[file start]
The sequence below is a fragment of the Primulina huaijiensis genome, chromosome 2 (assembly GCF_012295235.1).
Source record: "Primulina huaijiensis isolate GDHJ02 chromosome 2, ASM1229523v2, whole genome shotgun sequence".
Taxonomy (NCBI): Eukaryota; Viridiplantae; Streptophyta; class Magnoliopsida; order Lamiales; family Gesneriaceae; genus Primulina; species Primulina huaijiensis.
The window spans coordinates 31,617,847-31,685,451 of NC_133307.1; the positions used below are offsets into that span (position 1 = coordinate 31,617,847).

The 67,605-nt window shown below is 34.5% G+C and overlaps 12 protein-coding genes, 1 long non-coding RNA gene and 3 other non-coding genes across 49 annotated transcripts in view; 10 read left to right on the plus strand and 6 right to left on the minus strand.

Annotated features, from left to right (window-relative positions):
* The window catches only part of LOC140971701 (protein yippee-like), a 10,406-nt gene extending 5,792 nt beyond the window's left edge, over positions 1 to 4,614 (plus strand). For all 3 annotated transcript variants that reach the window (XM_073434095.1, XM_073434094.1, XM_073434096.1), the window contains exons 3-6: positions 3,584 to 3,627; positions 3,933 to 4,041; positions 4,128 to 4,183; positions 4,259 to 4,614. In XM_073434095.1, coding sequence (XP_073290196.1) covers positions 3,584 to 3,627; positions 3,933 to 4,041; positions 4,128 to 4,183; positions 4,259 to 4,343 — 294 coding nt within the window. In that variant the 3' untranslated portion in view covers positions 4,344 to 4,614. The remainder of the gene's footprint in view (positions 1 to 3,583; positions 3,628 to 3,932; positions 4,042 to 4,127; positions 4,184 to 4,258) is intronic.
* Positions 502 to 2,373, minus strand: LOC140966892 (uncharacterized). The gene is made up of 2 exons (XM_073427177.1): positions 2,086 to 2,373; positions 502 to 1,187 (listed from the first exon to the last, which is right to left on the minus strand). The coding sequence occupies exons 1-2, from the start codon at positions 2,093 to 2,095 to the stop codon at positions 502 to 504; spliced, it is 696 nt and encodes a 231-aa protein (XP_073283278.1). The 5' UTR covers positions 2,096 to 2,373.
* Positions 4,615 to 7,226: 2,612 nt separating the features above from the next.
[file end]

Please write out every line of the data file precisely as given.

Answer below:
The sequence below is a fragment of the Primulina huaijiensis genome, chromosome 2 (assembly GCF_012295235.1).
Source record: "Primulina huaijiensis isolate GDHJ02 chromosome 2, ASM1229523v2, whole genome shotgun sequence".
Taxonomy (NCBI): Eukaryota; Viridiplantae; Streptophyta; class Magnoliopsida; order Lamiales; family Gesneriaceae; genus Primulina; species Primulina huaijiensis.
The window spans coordinates 31,617,847-31,685,451 of NC_133307.1; the positions used below are offsets into that span (position 1 = coordinate 31,617,847).

The 67,605-nt window shown below is 34.5% G+C and overlaps 12 protein-coding genes, 1 long non-coding RNA gene and 3 other non-coding genes across 49 annotated transcripts in view; 10 read left to right on the plus strand and 6 right to left on the minus strand.

Annotated features, from left to right (window-relative positions):
* The window catches only part of LOC140971701 (protein yippee-like), a 10,406-nt gene extending 5,792 nt beyond the window's left edge, over positions 1 to 4,614 (plus strand). For all 3 annotated transcript variants that reach the window (XM_073434095.1, XM_073434094.1, XM_073434096.1), the window contains exons 3-6: positions 3,584 to 3,627; positions 3,933 to 4,041; positions 4,128 to 4,183; positions 4,259 to 4,614. In XM_073434095.1, coding sequence (XP_073290196.1) covers positions 3,584 to 3,627; positions 3,933 to 4,041; positions 4,128 to 4,183; positions 4,259 to 4,343 — 294 coding nt within the window. In that variant the 3' untranslated portion in view covers positions 4,344 to 4,614. The remainder of the gene's footprint in view (positions 1 to 3,583; positions 3,628 to 3,932; positions 4,042 to 4,127; positions 4,184 to 4,258) is intronic.
* Positions 502 to 2,373, minus strand: LOC140966892 (uncharacterized). The gene is made up of 2 exons (XM_073427177.1): positions 2,086 to 2,373; positions 502 to 1,187 (listed from the first exon to the last, which is right to left on the minus strand). The coding sequence occupies exons 1-2, from the start codon at positions 2,093 to 2,095 to the stop codon at positions 502 to 504; spliced, it is 696 nt and encodes a 231-aa protein (XP_073283278.1). The 5' UTR covers positions 2,096 to 2,373.
* Positions 4,615 to 7,226: 2,612 nt separating the features above from the next.